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Akron City Council passes Mayor Dan Horrigan's proposed civilian police review board

Akron Mayor Dan Horrigan speaks at city council
Anna Huntsman
Ideastream Public Media
Akron Mayor Dan Horrigan addresses city council on an ordinance creating a civilian police review board on Sept. 26, 2022. Council passed the legislation 9 to 4.

Akron will now have a civilian police review board.

City Council passed Mayor Dan Horrigan’s proposal for a citizens oversight board Monday night by a vote of 9 to 4.

The 11-member board will review complaints against Akron Police and provide input on the department’s training, policies and procedures.

Horrigan attended the meeting and spoke ahead of the vote.

“No ordinance is ever perfect, but I think this represents a very good path forward for the city, both time-wise, and to be able to get the committee and panel up and running fairly quickly,” Horrigan said.

City leaders and residents have called for a civilian review board for several years, but efforts were renewed earlier this summer after Akron Police fatally shot Jayland Walker, an unarmed Black man.

The ordinance also creates the Office of the Inspector General, (OIG) which would include an inspector general, assistant inspector general and an administrative specialist. The OIG would be hired with the mayor’s consent and report directly to the board.

The oversight board would be made up of at least one representative from each of the city’s 10 wards, according to the proposal. Some members must have expertise in law enforcement, racial and social justice and mental health services.

The mayor will pick six of the members with the council’s consent, and council will decide on the remaining five.

Community members gathered thousands of signatures to put a charter amendment creating a civilian review board on the November ballot. The same day those petitions were turned in, Horrigan came out with his own proposal – a slightly different structure.

Four council members voted no: Ward 2 Councilman Phil Lombardo, Ward 4 Councilman Russ Neal, Ward 5 Councilwoman Tara Mosley and At-Large Councilwoman Linda Omobien.

Mosley, along with Neal and Omobien, expressed frustration that the ordinance could take away from the charter amendment that will be on the ballot in November and cause confusion among residents. The charter amendment would create a different structure for a review board.

“I do hope that we will find a meeting place on this, because I think we all do want the same thing, but I don’t think confusing residents is the way to do it,” Mosley said.

Horrigan said his intent was not to discredit the work citizens did in gathering thousands of signatures.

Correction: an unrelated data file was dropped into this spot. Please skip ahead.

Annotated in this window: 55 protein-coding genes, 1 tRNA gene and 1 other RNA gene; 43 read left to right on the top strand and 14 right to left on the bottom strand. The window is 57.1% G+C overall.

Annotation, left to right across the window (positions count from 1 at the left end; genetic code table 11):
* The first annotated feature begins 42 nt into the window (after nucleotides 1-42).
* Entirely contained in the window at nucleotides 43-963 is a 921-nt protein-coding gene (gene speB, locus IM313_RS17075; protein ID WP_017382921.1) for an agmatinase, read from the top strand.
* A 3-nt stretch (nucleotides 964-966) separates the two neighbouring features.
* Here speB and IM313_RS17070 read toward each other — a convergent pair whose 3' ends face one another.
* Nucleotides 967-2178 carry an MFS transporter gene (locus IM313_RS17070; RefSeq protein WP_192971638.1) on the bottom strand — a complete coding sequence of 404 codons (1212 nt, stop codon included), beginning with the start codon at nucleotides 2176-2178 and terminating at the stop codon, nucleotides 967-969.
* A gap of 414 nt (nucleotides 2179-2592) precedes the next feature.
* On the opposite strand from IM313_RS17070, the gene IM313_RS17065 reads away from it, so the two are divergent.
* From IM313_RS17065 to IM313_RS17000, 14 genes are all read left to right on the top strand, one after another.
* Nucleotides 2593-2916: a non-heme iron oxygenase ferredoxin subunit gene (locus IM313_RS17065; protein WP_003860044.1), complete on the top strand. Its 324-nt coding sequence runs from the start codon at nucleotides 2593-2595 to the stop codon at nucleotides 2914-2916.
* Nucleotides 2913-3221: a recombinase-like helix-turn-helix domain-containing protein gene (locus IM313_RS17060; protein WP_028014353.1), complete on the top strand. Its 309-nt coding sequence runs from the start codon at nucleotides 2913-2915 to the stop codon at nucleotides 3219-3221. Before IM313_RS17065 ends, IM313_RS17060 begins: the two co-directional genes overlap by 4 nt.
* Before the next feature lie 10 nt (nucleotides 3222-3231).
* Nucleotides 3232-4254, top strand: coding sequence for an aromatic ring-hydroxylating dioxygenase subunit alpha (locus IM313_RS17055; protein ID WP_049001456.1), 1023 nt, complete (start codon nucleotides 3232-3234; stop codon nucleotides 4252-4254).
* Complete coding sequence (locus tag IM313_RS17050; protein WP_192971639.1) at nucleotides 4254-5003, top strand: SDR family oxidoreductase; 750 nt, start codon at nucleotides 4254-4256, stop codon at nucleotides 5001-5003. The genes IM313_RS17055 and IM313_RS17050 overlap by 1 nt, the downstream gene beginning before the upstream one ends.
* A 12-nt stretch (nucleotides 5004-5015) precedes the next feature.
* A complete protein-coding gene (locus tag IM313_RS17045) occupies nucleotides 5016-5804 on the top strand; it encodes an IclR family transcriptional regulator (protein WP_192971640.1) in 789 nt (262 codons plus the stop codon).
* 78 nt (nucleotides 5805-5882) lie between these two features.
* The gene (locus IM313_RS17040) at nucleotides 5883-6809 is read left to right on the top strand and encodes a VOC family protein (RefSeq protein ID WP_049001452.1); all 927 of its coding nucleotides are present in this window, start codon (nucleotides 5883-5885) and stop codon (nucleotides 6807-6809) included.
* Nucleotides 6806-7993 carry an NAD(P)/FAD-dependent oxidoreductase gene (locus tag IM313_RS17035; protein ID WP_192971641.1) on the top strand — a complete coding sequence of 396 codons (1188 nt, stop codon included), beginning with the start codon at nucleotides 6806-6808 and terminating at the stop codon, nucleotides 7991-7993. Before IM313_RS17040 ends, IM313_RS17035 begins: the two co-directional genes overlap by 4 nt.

Lombardo, on the other hand, opposed the ordinance and said there is already enough oversight of police misconduct investigations.

“From the BCI investigation, the APD internal investigation, the attorney general’s office … and so forth, to add another level of oversight makes me wonder why we do not trust the professionals,” Lombardo said.

Council Vice President Jeff Fusco spoke in favor of the mayor’s ordinance over the charter amendment. The ordinance gives the board time to figure out logistics with the intent of passing a charter amendment codifying the structure in November 2023.

“This is a way that we can move forward and adjust as we go, and make sure this gets completed the right way,” Fusco said.

Fusco is also concerned the charter amendment will conflict with the city’s contract with the police union and be held up in court, he said.

The application process will open to the public on Tuesday and applications will be accepted through Oct. 31.

However, Ward 8 Councilman Shammas Malik does not want to take applications until voters decide on a charter amendment that would create a different review board in November.

“I worry that it could create a process in which there are two application processes, and confusion to folks,” Malik said in a committee meeting Monday. “I would urge that we hold off on that part of the process until after that vote is conducted in early November.”

The charter amendment would create a 9-member review board and strengthen the city’s police auditor position. Akron City Council would pick six members and the remaining three would be selected with the mayor’s consent.

Malik helped craft the charter amendment and prefers that proposal but he still voted for the mayor’s ordinance.

Aside from the number of board members, the key difference between the ordinance and charter amendment is the permanence. The ordinance could be changed by future legislation, whereas the version being voted on in November would be codified in the city’s charter.

If the charter amendment passes, the ordinance would have to be adapted to the charter amendment.

Anna Huntsman covers Akron, Canton and surrounding communities for Ideastream Public Media.